It is easy to dismiss today’s gospel as “crazy talk” because what Jesus asks of us seems not only excessive and unfair, but downright at odds with the deepest inclinations of our nature. Jesus doesn’t simply say, “Love me,” which would seem eminently reasonable and doable. No, Jesus flat out tells us: “Whoever loves father or mother, son or daughter more than me, is not worthy of me.” There’s no wiggle room here, not a smidgen of space in which we might bend Jesus’ words more to our liking. Jesus doesn’t suggest that if we love our father or mother, son or daughter more than him we ought just to try a little harder; rather, he says we’ve made ourselves unworthy of him.
It almost seems selfish of Christ—greedy, really—to ask that of us, but Jesus’ jarring declaration is a reminder that the gospel leaves no dimension of our lives untouched. One set of loves, loves that seem so natural and so sensible, must be dislodged and relocated for the sake of another; indeed, everything in our lives must be reprioritized and rearranged because nothing can supplant our fundamental commitment to be faithful disciples of Christ. Jesus doesn’t say that loving our parents, our spouses, our children, our siblings or our friends is wrong. But he does say that those loves can never be sovereign. Those loves, no matter how precious and resilient, can never be the leading loves of our lives. Everything that we love and prize and cherish must serve our love for Christ and strengthen our love for Christ.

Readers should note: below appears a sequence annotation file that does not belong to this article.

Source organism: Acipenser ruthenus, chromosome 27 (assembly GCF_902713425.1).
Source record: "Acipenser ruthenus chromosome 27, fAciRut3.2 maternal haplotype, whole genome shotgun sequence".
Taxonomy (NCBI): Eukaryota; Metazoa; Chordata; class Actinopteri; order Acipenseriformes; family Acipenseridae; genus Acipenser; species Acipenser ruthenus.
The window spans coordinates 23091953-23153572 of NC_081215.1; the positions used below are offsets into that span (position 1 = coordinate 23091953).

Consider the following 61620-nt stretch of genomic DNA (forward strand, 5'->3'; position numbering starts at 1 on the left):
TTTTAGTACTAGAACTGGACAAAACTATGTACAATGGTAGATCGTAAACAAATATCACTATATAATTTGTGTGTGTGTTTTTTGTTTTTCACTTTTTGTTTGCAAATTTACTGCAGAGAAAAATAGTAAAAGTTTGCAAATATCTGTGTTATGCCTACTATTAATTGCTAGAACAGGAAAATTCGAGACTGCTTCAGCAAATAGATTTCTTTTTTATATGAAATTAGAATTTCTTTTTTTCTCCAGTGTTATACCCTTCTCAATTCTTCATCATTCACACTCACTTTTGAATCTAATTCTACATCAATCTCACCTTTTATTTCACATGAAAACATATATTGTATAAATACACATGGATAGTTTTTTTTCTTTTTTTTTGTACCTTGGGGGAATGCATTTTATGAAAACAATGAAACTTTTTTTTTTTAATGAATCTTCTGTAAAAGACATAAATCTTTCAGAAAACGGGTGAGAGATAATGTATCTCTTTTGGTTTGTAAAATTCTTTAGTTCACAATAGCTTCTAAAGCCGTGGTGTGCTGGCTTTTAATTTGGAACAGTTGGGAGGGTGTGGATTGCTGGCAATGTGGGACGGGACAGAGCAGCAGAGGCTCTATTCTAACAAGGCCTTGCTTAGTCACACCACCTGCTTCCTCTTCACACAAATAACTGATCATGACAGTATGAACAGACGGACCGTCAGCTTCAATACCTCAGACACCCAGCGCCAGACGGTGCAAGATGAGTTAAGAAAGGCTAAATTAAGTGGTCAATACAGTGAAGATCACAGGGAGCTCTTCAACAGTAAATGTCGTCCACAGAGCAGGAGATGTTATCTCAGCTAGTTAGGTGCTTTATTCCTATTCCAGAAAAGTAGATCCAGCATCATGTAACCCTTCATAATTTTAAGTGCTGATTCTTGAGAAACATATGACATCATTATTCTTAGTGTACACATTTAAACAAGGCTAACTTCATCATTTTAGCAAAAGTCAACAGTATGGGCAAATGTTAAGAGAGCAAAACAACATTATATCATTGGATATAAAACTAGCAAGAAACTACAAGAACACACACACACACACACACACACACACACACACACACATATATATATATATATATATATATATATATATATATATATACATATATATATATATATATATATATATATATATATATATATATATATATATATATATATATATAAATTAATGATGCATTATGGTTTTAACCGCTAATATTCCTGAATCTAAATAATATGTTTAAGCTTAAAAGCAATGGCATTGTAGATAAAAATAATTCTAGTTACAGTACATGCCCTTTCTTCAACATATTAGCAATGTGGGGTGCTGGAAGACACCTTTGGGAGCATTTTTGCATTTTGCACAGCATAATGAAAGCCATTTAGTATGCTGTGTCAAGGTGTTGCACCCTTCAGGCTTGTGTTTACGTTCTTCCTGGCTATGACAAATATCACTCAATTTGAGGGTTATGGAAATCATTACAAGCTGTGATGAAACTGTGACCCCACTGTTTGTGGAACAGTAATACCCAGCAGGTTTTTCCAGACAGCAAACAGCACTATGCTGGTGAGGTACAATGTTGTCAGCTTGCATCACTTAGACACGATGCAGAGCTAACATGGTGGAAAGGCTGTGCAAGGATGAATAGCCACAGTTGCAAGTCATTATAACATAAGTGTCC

If that’s not challenging enough, Jesus goes on to say that following him is inseparable from taking up the cross. There’s no alternate path, no scenic route to beatitude. This is hard to swallow, but it should come as no surprise to any baptized Christian. After all, we’ve known from the start that there is no life without dying, no life without letting go, no life without being remade at the very depths of our being. Or, as Jesus says in today’s gospel, “He who seeks only himself brings himself to ruin, whereas he who brings himself to nought for me discovers who he is.”
Paul J. Wadell is Professor Emeritus of Theology & Religious Studies at St. Norbert College in De Pere, Wisconsin, and a member of the Passionist Family.